Hanoi Summit Sparks Optimism, But Called Moment of Truth
The second summit between U.S. President Donald Trump and North Korean leader Kim Jong Un in roughly two weeks is being seen by some as cause for optimism, but also as a moment of truth.
Park In-hook, the president of the Chey Institute for Advanced Studies, said during the organization’s inaugural trilateral conference on China, U.S., and South Korean issues, there’s a lot of emphasis on the February 27-28 talks in Hanoi “because there is some phobia that this might be the last chance.”
Real results expected in Hanoi
Former U.S. Special Representative for North Korea Joseph Yun said the international community had the right to expect results from the Hanoi summit.
“The first meeting (Singapore summit) succeeded in breaking a barrier, [the] second meeting must show results… [there] are two underlying issues. One is denuclearization and a second is building a peace process,” said Yun.
He added there is a fear in the United States that getting into a peace track might lead to the acceptance of nuclear weapons in North Korea.
“Many people in Washington are worried about this concept of denuclearization through peace, because that seems to most Americans… backwards. It should be denuclearization first, then peace,” said Yun.
Recently, U.S. Special Representative for North Korea Stephen Biegun spent nearly three days engaged in talks with his North Korean counterpart, Kim Hyok Chol, in Pyongyang. While Biegun called the discussions “productive,” he also noted that much work still needed to be done.
“President Trump has made clear, both to North Korea as well as to our team, that he expects significant and verifiable progress on denuclearization — actions that are bold, and real to emerge from that next summit,” said Biegun.
Robert Einhorn, Senior Fellow at the Brookings Institution, said the Trump administration is “getting a lot more realistic” about what’s needed for serious negotiations to take place in Hanoi.
“We are unlikely to learn whether Kim Jong Un is really willing to give up his nuclear weapons,” Einhorn said. He added that he “strongly doubts” the Trump administration can secure a commitment from North Korea to completely denuclearize.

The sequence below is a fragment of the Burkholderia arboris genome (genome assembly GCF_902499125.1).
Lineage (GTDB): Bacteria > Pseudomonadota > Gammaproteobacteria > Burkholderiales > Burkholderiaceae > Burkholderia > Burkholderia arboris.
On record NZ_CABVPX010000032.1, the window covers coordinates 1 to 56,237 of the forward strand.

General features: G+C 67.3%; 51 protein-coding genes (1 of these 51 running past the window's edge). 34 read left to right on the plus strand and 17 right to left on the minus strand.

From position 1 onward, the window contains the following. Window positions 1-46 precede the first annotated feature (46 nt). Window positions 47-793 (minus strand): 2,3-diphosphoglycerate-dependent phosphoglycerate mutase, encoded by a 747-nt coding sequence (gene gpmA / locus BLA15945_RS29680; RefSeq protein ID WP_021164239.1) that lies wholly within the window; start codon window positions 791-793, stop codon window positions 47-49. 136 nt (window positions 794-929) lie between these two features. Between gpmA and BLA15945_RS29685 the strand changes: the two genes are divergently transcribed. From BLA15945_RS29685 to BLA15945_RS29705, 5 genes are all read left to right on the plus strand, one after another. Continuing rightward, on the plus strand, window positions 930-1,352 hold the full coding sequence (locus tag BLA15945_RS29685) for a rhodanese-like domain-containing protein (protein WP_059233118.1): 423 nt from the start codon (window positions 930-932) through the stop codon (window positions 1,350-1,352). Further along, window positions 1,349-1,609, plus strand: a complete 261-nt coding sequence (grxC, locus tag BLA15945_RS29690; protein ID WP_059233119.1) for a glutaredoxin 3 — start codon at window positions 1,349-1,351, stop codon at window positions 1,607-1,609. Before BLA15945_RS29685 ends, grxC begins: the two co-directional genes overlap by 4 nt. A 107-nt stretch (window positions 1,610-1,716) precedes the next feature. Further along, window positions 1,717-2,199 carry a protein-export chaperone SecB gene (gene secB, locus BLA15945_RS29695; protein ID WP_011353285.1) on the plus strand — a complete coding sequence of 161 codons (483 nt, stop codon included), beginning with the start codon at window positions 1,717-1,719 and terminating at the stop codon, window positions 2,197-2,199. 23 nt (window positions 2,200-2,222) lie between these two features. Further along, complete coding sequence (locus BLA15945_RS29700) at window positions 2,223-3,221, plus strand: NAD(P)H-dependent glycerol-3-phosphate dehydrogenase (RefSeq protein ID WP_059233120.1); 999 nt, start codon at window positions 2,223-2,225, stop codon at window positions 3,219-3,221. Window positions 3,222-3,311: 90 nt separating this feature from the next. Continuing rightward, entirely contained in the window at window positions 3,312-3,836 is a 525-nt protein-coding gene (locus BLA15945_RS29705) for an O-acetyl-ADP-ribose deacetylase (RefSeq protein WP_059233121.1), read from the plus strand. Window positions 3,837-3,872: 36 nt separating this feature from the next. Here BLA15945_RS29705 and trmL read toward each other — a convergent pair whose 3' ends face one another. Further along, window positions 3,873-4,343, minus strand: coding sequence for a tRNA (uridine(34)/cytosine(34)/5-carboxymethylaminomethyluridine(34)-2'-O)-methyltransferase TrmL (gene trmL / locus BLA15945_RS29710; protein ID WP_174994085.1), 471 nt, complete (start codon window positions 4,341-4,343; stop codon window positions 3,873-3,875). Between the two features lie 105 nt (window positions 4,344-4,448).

But he added there is an alternative course of action than returning to a “strategy of squeezing the North Koreans economically, deterring North Korea’s aggressive behavior, and eventually bring about its fundamental transformation or collapse.”
“Negotiate an interim agreement that would cap, and perhaps reduce, North Korea’s nuclear and missile capabilities,” he said.
It’s something Einhorn believes would allow North Korea and the United States to continue negotiations toward the goal of complete denuclearization, but without a deadline.
Such a deal would have some disadvantages, he said, but it could also limit Pyongyang’s weapons development progress and open channels of communication that could be used to pursue confidence-building measures to reduce tensions and avoid dangerous miscalculations.
Can the process move forward?
Despite a general sense of optimism surrounding the upcoming summit, there is still the possibility of continued “stagnation,” or the status quo, said Zhang Fangming, chairman of the Academic Committee of the Center for Foreign Policy Studies at the China Foundation for International Strategic Studies.
He said this may happen if “[North Korea] refuses to make a nuclear declaration in any form at the current stage or does not accept verification of its declaration.”
Another scenario that may perpetuate the status quo revolves around the U.S. Congress’ response to the summit and if they refuse to gradually lift sanctions against Pyongyang without it first comprehensively abandoning its nuclear program or making a comprehensive declaration.
Zhang said the “only correct choice is to jointly make [a] long term and worthy effort for the full denuclearization of the Korean peninsula.”
But Kim Sung-han, South Korea’s former Vice Minister of Foreign Affairs and Trade, said President Trump may agree to “something attractive to the U.S. for the easing of sanctions on North Korea.”
“President Trump could choose a part of the North Korean nuclear problem… like ICMBs (intercontinental ballistic missiles) because they are the most threatening to the safety of U.S. citizens,” said Kim.
But the problem, according to Kim Sung-han, is that if, after two summits, Trump and Kim do not come to an agreement where Pyongyang declares its nuclear capability, then the United States would be acquiescing to North Korea’s tactics.
Handong Global University professor Kim Joonhyung said both Kim Jong Un and President Trump are aware of the criticisms.
He said the Hanoi meeting is very much a “moment of truth.”
“If this [summit] fails,” he said, he doesn’t think there will be future meetings between the two leaders.
He added that the big question for the upcoming summit is, “How much sanctions relief Trump is willing to offer in exchange for [partial denuclearization.]”